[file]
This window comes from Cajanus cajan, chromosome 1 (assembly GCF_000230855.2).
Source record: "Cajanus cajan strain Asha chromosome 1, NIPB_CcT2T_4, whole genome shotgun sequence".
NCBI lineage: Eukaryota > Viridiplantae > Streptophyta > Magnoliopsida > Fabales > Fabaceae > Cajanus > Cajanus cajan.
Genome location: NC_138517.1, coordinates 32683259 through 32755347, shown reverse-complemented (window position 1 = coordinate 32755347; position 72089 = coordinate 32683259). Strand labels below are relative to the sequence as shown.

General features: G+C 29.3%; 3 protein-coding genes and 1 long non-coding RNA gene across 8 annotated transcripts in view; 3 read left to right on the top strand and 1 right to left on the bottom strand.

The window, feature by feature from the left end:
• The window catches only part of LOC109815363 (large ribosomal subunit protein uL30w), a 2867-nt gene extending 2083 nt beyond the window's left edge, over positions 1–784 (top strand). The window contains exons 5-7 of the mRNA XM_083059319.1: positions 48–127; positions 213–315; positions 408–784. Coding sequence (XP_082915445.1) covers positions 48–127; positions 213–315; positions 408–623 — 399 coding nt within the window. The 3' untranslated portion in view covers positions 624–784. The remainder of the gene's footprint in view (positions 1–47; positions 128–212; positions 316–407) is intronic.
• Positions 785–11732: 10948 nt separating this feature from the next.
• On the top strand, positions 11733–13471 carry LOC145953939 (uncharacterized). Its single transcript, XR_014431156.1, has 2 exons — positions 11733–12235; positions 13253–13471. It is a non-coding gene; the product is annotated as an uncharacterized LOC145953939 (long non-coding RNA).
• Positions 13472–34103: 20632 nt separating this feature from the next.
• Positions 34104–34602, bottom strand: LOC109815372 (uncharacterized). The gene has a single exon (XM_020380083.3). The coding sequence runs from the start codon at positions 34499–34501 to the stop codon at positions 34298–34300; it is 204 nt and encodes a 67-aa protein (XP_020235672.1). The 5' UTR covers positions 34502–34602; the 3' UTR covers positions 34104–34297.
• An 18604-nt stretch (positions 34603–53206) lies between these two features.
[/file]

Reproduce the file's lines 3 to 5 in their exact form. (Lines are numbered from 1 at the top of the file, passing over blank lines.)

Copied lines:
NCBI lineage: Eukaryota > Viridiplantae > Streptophyta > Magnoliopsida > Fabales > Fabaceae > Cajanus > Cajanus cajan.
Genome location: NC_138517.1, coordinates 32683259 through 32755347, shown reverse-complemented (window position 1 = coordinate 32755347; position 72089 = coordinate 32683259). Strand labels below are relative to the sequence as shown.

General features: G+C 29.3%; 3 protein-coding genes and 1 long non-coding RNA gene across 8 annotated transcripts in view; 3 read left to right on the top strand and 1 right to left on the bottom strand.